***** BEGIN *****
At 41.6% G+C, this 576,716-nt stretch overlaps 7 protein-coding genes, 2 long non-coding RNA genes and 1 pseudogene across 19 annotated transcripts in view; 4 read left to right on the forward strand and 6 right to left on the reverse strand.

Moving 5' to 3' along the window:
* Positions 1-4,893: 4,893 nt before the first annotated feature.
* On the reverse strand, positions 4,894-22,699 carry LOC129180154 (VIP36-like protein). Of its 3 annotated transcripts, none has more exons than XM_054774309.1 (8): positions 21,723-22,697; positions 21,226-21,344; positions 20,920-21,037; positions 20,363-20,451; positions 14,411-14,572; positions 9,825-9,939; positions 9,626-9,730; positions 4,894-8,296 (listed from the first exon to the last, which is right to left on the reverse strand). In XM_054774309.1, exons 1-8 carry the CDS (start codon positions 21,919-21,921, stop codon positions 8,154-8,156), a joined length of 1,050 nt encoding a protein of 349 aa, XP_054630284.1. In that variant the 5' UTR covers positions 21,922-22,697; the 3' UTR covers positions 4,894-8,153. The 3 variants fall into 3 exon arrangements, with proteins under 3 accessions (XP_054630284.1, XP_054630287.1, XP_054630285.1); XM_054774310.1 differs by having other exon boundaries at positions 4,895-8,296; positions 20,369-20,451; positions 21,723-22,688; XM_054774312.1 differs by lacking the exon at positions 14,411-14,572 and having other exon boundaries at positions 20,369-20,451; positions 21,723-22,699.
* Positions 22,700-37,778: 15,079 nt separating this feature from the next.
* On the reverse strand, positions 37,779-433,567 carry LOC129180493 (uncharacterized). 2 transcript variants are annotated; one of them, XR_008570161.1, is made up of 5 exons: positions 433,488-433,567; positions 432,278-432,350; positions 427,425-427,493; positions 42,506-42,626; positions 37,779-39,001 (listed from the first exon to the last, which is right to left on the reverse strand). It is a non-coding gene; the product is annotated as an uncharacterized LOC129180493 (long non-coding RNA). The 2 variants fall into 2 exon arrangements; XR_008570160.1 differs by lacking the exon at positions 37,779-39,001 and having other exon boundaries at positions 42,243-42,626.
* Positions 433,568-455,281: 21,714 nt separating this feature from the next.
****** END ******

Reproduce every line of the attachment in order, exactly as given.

At 41.6% G+C, this 576,716-nt stretch overlaps 7 protein-coding genes, 2 long non-coding RNA genes and 1 pseudogene across 19 annotated transcripts in view; 4 read left to right on the forward strand and 6 right to left on the reverse strand.

Moving 5' to 3' along the window:
* Positions 1-4,893: 4,893 nt before the first annotated feature.
* On the reverse strand, positions 4,894-22,699 carry LOC129180154 (VIP36-like protein). Of its 3 annotated transcripts, none has more exons than XM_054774309.1 (8): positions 21,723-22,697; positions 21,226-21,344; positions 20,920-21,037; positions 20,363-20,451; positions 14,411-14,572; positions 9,825-9,939; positions 9,626-9,730; positions 4,894-8,296 (listed from the first exon to the last, which is right to left on the reverse strand). In XM_054774309.1, exons 1-8 carry the CDS (start codon positions 21,919-21,921, stop codon positions 8,154-8,156), a joined length of 1,050 nt encoding a protein of 349 aa, XP_054630284.1. In that variant the 5' UTR covers positions 21,922-22,697; the 3' UTR covers positions 4,894-8,153. The 3 variants fall into 3 exon arrangements, with proteins under 3 accessions (XP_054630284.1, XP_054630287.1, XP_054630285.1); XM_054774310.1 differs by having other exon boundaries at positions 4,895-8,296; positions 20,369-20,451; positions 21,723-22,688; XM_054774312.1 differs by lacking the exon at positions 14,411-14,572 and having other exon boundaries at positions 20,369-20,451; positions 21,723-22,699.
* Positions 22,700-37,778: 15,079 nt separating this feature from the next.
* On the reverse strand, positions 37,779-433,567 carry LOC129180493 (uncharacterized). 2 transcript variants are annotated; one of them, XR_008570161.1, is made up of 5 exons: positions 433,488-433,567; positions 432,278-432,350; positions 427,425-427,493; positions 42,506-42,626; positions 37,779-39,001 (listed from the first exon to the last, which is right to left on the reverse strand). It is a non-coding gene; the product is annotated as an uncharacterized LOC129180493 (long non-coding RNA). The 2 variants fall into 2 exon arrangements; XR_008570160.1 differs by lacking the exon at positions 37,779-39,001 and having other exon boundaries at positions 42,243-42,626.
* Positions 433,568-455,281: 21,714 nt separating this feature from the next.